Sticks and stones – and one in the aye for SNP troll Pete…
By Graham Grant
ONE of the great disappointments of recent times for me was being blocked on Twitter by SNP MP Pete Wishart.
True, I had more than once criticised him for his social media output – a steady stream of bilious, ill-advised or abusive content.
Even so, it was tough to bear being deprived of his musings, so I only found out about his travails over the past few days from others lucky enough to be able to view his tweets.
And what a tale of woe he outlined: he has been subjected to a volley of online attacks from fellow Nationalists, with one rather unsportingly calling him an ‘Etonian boot licker’.
Mr Wishart confessed that he had been taken aback by the ‘vehemence’ of people he presumed were political colleagues – and admitted the Yes campaign had a problem with online abuse.
The Perth and North Perthshire MP wrote about the attacks on his blog in an article entitled: ‘We must conduct our debate with respect.’
He said: ‘It would be easy to dismiss this as “just Twitter”, but I know that environment reasonably well and I have to conclude we might have an issue and difficulty in our movement.’
Few would disagree with his sagacity when he pointed out that ‘shouting people down, name-calling and misrepresenting people’s views will not help anybody’.
‘If this happens,’ he warned, ‘people with legitimate views will be silenced and discouraged in coming forward with their own views.’
If you haven’t already pinched yourself, now might be a good time.
For this is indeed the same Pete Wishart who was accused of playing a role in the silencing of the then STV digital politics and comment editor Stephen Daisley back in 2016, after raising concern about his neutrality.
It’s also the same Pete Wishart who for years has given succour to the army of trolls now laying siege to his Twitter account; he is in effect railing against a menace that he helped to create.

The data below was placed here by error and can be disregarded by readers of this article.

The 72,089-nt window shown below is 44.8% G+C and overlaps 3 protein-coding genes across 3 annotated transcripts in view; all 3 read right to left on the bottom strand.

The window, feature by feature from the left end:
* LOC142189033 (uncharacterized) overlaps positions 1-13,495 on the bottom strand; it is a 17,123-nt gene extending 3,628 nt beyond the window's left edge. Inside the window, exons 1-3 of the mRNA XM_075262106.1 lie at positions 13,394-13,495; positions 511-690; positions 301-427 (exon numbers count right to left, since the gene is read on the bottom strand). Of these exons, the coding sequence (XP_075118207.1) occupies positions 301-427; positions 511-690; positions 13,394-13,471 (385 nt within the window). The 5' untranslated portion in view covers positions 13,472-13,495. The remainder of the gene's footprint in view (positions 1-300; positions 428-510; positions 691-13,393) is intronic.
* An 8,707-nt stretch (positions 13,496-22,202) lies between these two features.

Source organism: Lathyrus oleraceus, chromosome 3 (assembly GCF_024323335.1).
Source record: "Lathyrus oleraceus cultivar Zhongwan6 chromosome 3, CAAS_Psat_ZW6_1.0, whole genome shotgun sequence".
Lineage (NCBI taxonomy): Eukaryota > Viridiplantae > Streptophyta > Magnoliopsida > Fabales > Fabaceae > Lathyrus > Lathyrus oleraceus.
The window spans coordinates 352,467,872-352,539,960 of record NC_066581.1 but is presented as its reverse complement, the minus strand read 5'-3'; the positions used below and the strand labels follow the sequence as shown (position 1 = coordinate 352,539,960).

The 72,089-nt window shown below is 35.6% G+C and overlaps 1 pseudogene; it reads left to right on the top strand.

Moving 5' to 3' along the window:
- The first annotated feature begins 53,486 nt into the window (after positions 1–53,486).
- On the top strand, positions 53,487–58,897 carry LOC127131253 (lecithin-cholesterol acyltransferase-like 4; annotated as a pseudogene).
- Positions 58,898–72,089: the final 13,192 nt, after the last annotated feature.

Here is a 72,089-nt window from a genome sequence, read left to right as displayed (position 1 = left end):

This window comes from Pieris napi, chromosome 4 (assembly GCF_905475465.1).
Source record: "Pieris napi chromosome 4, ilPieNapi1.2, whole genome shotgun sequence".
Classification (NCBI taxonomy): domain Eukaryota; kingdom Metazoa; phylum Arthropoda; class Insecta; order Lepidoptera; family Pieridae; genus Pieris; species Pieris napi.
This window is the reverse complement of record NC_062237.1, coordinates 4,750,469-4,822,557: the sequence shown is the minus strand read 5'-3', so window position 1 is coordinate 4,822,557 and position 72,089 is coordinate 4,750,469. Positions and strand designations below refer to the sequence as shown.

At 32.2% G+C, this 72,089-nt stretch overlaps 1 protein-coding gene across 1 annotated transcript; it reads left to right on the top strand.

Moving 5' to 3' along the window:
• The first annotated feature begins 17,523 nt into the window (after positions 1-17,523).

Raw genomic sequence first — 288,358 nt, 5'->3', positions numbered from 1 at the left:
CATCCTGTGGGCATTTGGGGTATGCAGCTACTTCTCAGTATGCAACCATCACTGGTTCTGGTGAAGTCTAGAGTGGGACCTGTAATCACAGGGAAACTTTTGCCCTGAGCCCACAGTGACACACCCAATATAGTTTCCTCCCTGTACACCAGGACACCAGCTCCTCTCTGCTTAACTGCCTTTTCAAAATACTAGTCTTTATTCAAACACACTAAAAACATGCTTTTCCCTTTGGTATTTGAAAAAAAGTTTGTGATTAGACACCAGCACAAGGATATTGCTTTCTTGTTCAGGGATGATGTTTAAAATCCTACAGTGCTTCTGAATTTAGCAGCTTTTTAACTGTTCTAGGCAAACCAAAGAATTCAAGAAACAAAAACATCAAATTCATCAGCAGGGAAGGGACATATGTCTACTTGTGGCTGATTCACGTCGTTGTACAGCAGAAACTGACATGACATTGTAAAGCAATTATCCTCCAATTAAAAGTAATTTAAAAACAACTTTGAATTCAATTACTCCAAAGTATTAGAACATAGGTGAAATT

He is attempting to close the stable door that he opened – letting in legions of pro-independence activists to spread abuse and misery on social media – long after the horse has bolted.
The reason for Frankenstein’s Monster turning on one of its makers is that Mr Wishart had the temerity to urge caution against demands for another independence referendum.
This made him, in the eyes of his former admirers, just as bad as the ‘yoons’ – the pejorative term for ‘Unionist’ so beloved of Alex Salmond.
The scales fell from Mr Wishart’s eyes when the Tories slashed his majority in the snap election last June from about 10,000 to just 21.
Finally, it seems, he saw the darkness at the heart of Nationalism.
The MP had become something of a liability for the SNP after claiming that political parties who back Scotland remaining in the UK are ‘w****’, while those who favour independence are, naturally, ‘good guys’.
A Holyrood motion by Tory MSP Murdo Fraser urged Nicola Sturgeon to take ‘immediate steps to condemn Mr Wishart’s behaviour and have the SNP whip withdrawn from him’ – the SNP responded by accusing Mr Fraser of ‘faux outrage’.
Mr Wishart also provoked fury for mocking the elderly by referring to supporters of Tony Blair as ‘your embarrassing incontinent old relatives’.
Commons Speaker John Bercow spoke for many when he memorably described Mr Wishart, former keyboardist for Runrig, as an ‘aspiring statesman’, before adding: ‘His aspiration may be a little way from fulfilment.’